Bassam Khabieh

Bassam Khabieh

Damascus, Syria
Damascus, Syria
“Watch your step when you cover dangerous stories. No pictures are more important than your life.”


War, humanitarian crisis.

One Shot

. Damascus, Syria. Reuters/Bassam Khabieh
Residents carry an injured man out from the debris at a site hit by what activists claim were at least five air strikes by forces of Syria's President Bashar al-Assad in Douma, eastern al-Ghouta, near Damascus.
“After an airstrike on my neighbourhood, I ran to see the damage and check on my friends. People were shouting that there was an old man under the debris. They started removing the rubble with their hands. Then we heard his voice - he was alive. When they reached him it was a great moment, saving a human soul from death.”


My passion for photography began as a hobby, collecting photographs from online articles that I used to read during my work as an IT administrator. I collected more than 10,000 news photos from around the world, with the hope and belief that one day I would take pictures like these. My visual memory stored away a lot of events based on this huge photo collection.

After the Syrian uprising started in March 2011, my first steps in photography were to document events using my mobile phone as an amateur video/photographer.

However events took a dramatic turn and I started to learn more about photography from the Internet and by looking at professionals’ work. I learned that the images you take must meet the highest standards of photojournalism in order to transmit a clear message to the world.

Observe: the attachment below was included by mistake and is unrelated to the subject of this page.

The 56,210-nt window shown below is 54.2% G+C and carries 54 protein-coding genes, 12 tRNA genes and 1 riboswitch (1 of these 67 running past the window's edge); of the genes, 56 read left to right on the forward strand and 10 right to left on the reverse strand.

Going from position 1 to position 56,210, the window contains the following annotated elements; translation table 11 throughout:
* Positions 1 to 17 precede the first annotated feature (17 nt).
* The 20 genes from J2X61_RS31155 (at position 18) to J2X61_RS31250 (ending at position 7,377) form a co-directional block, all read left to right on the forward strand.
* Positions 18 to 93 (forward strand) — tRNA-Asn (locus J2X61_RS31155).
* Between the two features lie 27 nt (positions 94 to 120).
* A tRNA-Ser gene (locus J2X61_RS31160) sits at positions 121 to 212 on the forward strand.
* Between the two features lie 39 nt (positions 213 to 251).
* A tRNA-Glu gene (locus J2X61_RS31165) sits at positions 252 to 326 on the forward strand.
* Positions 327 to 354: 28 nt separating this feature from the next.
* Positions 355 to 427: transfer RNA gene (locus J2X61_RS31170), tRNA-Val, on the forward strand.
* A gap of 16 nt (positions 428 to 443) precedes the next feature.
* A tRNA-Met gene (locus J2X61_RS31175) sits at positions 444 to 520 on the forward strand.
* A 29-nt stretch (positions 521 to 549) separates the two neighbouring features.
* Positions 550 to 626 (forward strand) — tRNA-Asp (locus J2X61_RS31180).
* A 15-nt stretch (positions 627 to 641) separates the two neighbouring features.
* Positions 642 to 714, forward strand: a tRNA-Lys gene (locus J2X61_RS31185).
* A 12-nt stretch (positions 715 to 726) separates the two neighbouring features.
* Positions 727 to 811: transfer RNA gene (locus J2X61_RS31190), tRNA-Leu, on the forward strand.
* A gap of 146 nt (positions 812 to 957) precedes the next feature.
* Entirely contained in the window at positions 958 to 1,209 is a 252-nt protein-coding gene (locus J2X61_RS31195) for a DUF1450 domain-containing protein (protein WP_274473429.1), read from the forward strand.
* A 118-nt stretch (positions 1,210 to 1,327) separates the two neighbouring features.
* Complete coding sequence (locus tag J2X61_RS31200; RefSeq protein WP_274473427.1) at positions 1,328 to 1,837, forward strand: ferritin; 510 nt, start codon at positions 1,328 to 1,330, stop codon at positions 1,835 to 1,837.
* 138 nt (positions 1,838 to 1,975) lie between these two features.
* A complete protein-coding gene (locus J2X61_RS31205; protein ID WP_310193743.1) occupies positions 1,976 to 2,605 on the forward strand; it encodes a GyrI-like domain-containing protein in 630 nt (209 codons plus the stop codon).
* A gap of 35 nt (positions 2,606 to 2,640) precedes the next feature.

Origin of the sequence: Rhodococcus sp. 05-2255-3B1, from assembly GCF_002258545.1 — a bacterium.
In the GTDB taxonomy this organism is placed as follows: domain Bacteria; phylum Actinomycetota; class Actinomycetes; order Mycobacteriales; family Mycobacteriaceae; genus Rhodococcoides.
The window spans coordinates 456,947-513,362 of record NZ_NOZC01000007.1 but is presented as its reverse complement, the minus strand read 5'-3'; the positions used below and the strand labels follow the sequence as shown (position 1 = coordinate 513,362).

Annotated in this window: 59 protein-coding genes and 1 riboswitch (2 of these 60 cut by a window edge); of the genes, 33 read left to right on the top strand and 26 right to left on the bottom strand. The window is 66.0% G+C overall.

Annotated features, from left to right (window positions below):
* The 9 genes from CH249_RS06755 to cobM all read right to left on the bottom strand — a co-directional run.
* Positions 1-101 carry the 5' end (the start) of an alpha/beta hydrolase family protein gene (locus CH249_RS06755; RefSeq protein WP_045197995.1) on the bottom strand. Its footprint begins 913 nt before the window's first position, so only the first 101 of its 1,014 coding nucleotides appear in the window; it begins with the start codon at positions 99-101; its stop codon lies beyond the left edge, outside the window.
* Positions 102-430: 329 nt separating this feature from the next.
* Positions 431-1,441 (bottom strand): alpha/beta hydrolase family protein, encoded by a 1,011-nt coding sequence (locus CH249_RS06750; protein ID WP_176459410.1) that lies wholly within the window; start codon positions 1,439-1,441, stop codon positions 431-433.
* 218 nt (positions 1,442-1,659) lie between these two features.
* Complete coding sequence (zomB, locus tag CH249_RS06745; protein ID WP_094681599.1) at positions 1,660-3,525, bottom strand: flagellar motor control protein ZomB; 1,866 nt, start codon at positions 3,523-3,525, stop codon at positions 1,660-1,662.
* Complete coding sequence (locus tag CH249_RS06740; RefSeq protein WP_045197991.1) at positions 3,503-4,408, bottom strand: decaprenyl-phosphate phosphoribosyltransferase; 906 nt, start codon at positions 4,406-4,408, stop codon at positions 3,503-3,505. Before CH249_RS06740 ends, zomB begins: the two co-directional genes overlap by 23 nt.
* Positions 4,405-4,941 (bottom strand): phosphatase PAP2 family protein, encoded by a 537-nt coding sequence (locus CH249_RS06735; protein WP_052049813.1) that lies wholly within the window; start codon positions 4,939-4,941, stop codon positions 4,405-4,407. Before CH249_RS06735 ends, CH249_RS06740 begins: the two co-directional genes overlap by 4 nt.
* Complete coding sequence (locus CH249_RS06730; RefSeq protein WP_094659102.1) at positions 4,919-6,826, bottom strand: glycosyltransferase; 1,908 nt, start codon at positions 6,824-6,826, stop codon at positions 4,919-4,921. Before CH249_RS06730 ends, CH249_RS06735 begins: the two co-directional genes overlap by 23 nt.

I started working as an independent photographer in Douma and the Damascus suburbs in 2011, covering demonstrations and funerals; but I consider my first official assignment was to cover the chemical attack in the Eastern Ghouta near Damascus in August 2013. I woke up that morning, and headed towards medical points to see tens of dead bodies.

I saw a little baby among them. When I approached her there was no blood or injuries, she looked like she was sleeping among dead bodies. I took pictures of her and left for the sites bombed by the chemical attack. It was a horrible moment entering deserted neighborhoods where many residents had been killed by chemical weapons. I saw cats and dogs too, laying on the ground, and dead sheep in farms. I saw and smelt the stench of death.

Covering “A field hospital in Douma” left a huge impact on me. While I was working on this assignment, airstrikes caused lot of death in my city. I saw many people with lost limbs and eyes, children and women among them. The loud cries of pain from the wounded rang in my ears at night. I frequently visited medical facilities and every time I saw the patients, I could do nothing but pray for them.

I respect photographers who care about the people they photograph. You need to be connected with people when you are working with them and care about their feelings. The camera is too harmful in the wrong hands.